Since beginning her career in education and teaching in public schools across the U.S., Katherine “Kaki” Blackburn has been focused on improving systems to provide resources to the schools and students who need them the most.
“As a teacher, I found that I was having to spend a lot of time and energy getting resources for my kids that should have been systematically provided,” said Blackburn, a student in the UNC School of Education’s Ed.D. in Educational Leadership program.
Blackburn, a multi-tiered systems of support (MTSS) and data facilitator in Durham Public Schools, enrolled in the UNC School of Education’s Ed.D. in Educational Leadership program in 2020 expressly to better understand equitable funding in public schools. Her scholarship to date has earned her recognition as a 2023 David L. Clark Scholar by the University Council for Educational Administration.
Blackburn will join fellow scholars for the David L. Clark National Graduate Student Research Seminar in Educational Administration & Policy, which brings together emerging educational administration and policy scholars and noted researchers for presentations, discussion, and professional growth. The seminar will be held at the beginning of the annual meeting of the American Educational Research Association held April 13-16 in Chicago.
Organizers of the seminar seek to recognize outstanding doctoral students preparing for careers in PK-12 educational leadership and administration, or who are seeking to pursue careers in PK-16 education policy research.
“I am excited to collaborate and have more people think about and talk about [my research],” said Blackburn.
Blackburn’s research explores an area of public school funding often overlooked: funding from individuals and private entities, outside of typical streams. It’s a funding stream that’s unregulated and one that has been studied very little.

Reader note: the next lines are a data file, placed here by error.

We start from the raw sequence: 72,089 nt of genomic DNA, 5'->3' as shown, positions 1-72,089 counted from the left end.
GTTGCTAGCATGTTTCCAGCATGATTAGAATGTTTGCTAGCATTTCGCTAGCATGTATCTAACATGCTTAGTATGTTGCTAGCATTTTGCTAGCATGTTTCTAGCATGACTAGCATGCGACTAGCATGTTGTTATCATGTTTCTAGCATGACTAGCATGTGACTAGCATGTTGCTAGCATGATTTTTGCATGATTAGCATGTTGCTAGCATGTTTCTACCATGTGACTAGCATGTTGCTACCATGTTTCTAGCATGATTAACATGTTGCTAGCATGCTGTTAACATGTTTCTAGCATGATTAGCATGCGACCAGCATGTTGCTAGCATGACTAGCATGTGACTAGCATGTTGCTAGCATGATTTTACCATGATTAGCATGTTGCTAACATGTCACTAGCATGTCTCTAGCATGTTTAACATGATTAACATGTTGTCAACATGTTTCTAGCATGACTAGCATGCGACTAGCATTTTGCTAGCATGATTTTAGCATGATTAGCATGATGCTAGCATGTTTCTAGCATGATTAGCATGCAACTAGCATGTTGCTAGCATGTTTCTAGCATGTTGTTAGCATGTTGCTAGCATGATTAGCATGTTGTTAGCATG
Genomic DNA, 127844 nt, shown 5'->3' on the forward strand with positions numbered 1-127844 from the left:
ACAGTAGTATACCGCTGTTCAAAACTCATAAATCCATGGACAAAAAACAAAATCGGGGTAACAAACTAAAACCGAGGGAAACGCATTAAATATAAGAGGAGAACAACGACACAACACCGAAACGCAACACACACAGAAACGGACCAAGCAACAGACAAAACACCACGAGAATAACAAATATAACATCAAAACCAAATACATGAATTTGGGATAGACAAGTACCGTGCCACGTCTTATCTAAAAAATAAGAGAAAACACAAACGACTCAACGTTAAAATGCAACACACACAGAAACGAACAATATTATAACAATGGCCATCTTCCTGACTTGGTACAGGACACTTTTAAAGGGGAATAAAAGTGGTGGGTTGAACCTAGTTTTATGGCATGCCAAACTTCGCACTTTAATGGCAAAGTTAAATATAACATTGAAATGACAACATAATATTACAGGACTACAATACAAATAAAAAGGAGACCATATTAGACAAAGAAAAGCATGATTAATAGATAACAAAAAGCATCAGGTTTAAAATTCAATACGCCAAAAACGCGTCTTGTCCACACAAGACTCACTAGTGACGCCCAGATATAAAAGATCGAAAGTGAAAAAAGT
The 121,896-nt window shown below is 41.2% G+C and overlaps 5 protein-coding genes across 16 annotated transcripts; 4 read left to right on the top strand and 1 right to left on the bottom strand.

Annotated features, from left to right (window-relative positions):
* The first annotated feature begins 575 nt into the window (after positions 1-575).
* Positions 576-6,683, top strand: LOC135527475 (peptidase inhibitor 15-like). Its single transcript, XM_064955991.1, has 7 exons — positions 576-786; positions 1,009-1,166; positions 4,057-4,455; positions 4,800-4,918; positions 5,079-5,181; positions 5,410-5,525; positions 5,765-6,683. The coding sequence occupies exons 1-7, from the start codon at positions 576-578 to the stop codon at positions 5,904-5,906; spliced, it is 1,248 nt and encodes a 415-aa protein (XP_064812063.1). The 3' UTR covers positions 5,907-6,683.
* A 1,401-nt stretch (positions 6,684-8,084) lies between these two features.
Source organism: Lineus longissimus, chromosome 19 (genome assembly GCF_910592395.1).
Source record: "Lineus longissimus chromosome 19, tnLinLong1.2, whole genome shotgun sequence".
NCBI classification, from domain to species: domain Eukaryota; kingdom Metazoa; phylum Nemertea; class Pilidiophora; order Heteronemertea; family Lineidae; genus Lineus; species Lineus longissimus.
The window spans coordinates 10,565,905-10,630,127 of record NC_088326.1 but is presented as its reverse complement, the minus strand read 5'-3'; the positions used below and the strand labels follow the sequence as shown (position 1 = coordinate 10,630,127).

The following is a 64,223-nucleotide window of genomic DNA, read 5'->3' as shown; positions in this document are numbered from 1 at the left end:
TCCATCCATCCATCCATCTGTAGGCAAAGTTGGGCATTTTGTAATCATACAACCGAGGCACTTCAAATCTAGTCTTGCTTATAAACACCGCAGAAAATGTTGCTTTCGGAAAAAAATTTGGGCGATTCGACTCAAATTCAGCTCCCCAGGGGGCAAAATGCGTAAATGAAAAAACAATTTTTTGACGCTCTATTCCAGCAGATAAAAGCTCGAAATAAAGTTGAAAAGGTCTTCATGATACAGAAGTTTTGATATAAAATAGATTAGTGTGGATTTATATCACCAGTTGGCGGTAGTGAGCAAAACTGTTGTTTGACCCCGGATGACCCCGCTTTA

Her interest in the topic was piqued while on a jog past a neighborhood school located in a more affluent part of Oakland, Calif.
“There was one of those thermometer posters outside of the school,” she said. “It was a fundraising effort, raising money from parents, and it was a $100,000 goal.”
“I remember thinking, ‘$100,000?! They can’t raise that much money.’”
At her school, which she described as underserved, they held only one fundraiser each year, a fall festival. One year, she helped raise $350 for her grade level, a success by most accounts.
“But to see that goal of 100,000, that was a whole staff member,” Blackburn said.
She continued running past the other school, which surpassed its $100,000 goal in two weeks.
“That school is a little more than a mile away, in the same district,” she said. “It was mindboggling to me, the disparity.”
Her hope is to better understand this funding stream and find new ways to equitably distribute resources.
Eric Houck, Ph.D., an associate professor and expert in school finance, advises Blackburn’s research.
Prior to pursuing her doctoral studies at UNC-Chapel Hill, Blackburn worked as a teacher in Arkansas, California, and Durham Public Schools. She holds a Master of Arts in Teaching degree from Brown University and a Bachelor of Arts from George Mason University, where she studied government and international politics.
The David L. Clark National Graduate Student Research Seminar in Educational Administration & Policy honors the life and work of David L. Clark, who was the Kenan Professor of Educational Administration at the School of Education before his death in 1998.
Clark devoted a career to the study of educational administration, seeking ways to create more humane, caring educational environments.